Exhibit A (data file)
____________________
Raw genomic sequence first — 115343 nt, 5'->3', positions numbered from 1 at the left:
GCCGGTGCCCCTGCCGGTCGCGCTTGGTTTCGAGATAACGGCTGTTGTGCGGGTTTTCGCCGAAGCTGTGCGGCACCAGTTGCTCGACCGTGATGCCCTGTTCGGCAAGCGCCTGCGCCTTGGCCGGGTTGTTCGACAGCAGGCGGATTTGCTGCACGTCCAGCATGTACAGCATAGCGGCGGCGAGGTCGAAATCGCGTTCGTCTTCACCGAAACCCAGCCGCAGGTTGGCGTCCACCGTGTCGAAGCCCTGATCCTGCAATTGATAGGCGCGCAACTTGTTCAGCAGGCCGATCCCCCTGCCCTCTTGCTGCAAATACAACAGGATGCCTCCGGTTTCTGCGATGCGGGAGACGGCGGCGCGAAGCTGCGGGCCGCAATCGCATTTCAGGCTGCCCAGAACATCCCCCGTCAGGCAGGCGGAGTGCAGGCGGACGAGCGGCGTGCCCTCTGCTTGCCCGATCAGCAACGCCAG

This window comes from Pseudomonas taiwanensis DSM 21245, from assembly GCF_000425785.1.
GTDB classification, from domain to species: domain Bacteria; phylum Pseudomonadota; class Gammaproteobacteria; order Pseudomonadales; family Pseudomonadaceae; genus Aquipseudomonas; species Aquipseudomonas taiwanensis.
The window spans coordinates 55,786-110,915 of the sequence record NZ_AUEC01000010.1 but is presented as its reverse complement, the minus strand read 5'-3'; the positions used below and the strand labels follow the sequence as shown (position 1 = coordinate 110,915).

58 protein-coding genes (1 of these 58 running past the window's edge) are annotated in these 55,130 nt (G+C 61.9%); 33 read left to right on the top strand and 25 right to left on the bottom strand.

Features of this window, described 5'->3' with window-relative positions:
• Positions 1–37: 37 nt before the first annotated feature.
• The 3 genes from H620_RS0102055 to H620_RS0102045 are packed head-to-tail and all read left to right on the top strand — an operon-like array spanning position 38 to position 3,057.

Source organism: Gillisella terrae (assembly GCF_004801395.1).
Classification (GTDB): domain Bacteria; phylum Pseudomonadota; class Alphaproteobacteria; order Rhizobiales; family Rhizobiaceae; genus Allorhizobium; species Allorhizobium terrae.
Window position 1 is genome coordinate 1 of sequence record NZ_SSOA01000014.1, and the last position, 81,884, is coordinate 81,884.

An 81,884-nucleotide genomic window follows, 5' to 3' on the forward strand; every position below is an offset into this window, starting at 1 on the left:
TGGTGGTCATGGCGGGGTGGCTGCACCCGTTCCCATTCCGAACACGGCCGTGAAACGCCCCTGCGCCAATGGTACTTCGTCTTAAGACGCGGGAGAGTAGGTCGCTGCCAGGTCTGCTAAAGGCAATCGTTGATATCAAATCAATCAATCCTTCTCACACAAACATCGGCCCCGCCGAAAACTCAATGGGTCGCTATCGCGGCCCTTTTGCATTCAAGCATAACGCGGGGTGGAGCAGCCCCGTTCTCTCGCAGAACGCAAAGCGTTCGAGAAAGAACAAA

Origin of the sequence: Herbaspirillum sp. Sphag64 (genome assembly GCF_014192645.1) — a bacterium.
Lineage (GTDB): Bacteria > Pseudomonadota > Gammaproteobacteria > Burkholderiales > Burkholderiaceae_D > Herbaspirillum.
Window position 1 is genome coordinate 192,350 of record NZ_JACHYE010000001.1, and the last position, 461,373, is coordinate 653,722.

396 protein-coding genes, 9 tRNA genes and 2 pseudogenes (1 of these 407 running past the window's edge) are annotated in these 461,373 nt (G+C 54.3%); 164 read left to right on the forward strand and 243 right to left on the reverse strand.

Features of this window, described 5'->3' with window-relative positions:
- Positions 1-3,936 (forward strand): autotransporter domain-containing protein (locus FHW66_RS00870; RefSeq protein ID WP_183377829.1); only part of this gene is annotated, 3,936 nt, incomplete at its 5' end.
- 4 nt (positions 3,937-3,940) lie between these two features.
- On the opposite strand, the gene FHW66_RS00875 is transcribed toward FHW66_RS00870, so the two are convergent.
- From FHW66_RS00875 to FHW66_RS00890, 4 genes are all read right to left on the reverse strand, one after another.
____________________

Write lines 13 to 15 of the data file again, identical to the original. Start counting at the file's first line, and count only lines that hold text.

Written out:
An 81,884-nucleotide genomic window follows, 5' to 3' on the forward strand; every position below is an offset into this window, starting at 1 on the left:
TGGTGGTCATGGCGGGGTGGCTGCACCCGTTCCCATTCCGAACACGGCCGTGAAACGCCCCTGCGCCAATGGTACTTCGTCTTAAGACGCGGGAGAGTAGGTCGCTGCCAGGTCTGCTAAAGGCAATCGTTGATATCAAATCAATCAATCCTTCTCACACAAACATCGGCCCCGCCGAAAACTCAATGGGTCGCTATCGCGGCCCTTTTGCATTCAAGCATAACGCGGGGTGGAGCAGCCCCGTTCTCTCGCAGAACGCAAAGCGTTCGAGAAAGAACAAA

Origin of the sequence: Herbaspirillum sp. Sphag64 (genome assembly GCF_014192645.1) — a bacterium.